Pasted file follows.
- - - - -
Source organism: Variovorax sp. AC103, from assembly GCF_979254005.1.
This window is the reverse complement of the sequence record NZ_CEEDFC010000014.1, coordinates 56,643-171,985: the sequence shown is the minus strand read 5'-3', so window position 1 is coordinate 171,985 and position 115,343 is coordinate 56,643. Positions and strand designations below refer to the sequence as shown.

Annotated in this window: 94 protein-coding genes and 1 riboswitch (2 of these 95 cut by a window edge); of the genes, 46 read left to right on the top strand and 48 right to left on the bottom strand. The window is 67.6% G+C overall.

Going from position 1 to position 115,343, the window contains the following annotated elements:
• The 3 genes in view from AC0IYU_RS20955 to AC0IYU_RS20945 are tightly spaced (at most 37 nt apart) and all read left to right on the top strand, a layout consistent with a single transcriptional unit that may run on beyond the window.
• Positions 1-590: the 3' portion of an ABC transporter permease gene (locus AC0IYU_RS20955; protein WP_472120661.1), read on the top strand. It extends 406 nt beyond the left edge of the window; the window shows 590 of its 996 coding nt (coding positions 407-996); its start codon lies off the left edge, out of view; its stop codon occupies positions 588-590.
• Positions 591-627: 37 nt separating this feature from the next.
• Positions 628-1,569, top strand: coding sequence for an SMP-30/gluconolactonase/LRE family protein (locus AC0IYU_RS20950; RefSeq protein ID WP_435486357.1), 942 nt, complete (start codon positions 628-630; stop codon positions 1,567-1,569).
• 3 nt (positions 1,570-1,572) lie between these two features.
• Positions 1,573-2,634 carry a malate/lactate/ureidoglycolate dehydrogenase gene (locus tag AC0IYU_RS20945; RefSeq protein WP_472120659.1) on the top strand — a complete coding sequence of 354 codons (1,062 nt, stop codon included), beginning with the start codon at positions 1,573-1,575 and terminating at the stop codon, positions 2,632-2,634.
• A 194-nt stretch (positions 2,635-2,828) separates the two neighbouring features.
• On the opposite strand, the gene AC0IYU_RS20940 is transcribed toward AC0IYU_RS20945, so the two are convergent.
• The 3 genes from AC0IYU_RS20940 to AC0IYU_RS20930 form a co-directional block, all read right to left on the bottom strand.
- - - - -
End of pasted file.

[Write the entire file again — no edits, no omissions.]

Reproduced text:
Source organism: Variovorax sp. AC103, from assembly GCF_979254005.1.
This window is the reverse complement of the sequence record NZ_CEEDFC010000014.1, coordinates 56,643-171,985: the sequence shown is the minus strand read 5'-3', so window position 1 is coordinate 171,985 and position 115,343 is coordinate 56,643. Positions and strand designations below refer to the sequence as shown.

Annotated in this window: 94 protein-coding genes and 1 riboswitch (2 of these 95 cut by a window edge); of the genes, 46 read left to right on the top strand and 48 right to left on the bottom strand. The window is 67.6% G+C overall.

Going from position 1 to position 115,343, the window contains the following annotated elements:
• The 3 genes in view from AC0IYU_RS20955 to AC0IYU_RS20945 are tightly spaced (at most 37 nt apart) and all read left to right on the top strand, a layout consistent with a single transcriptional unit that may run on beyond the window.
• Positions 1-590: the 3' portion of an ABC transporter permease gene (locus AC0IYU_RS20955; protein WP_472120661.1), read on the top strand. It extends 406 nt beyond the left edge of the window; the window shows 590 of its 996 coding nt (coding positions 407-996); its start codon lies off the left edge, out of view; its stop codon occupies positions 588-590.
• Positions 591-627: 37 nt separating this feature from the next.
• Positions 628-1,569, top strand: coding sequence for an SMP-30/gluconolactonase/LRE family protein (locus AC0IYU_RS20950; RefSeq protein ID WP_435486357.1), 942 nt, complete (start codon positions 628-630; stop codon positions 1,567-1,569).
• 3 nt (positions 1,570-1,572) lie between these two features.
• Positions 1,573-2,634 carry a malate/lactate/ureidoglycolate dehydrogenase gene (locus tag AC0IYU_RS20945; RefSeq protein WP_472120659.1) on the top strand — a complete coding sequence of 354 codons (1,062 nt, stop codon included), beginning with the start codon at positions 1,573-1,575 and terminating at the stop codon, positions 2,632-2,634.
• A 194-nt stretch (positions 2,635-2,828) separates the two neighbouring features.
• On the opposite strand, the gene AC0IYU_RS20940 is transcribed toward AC0IYU_RS20945, so the two are convergent.
• The 3 genes from AC0IYU_RS20940 to AC0IYU_RS20930 form a co-directional block, all read right to left on the bottom strand.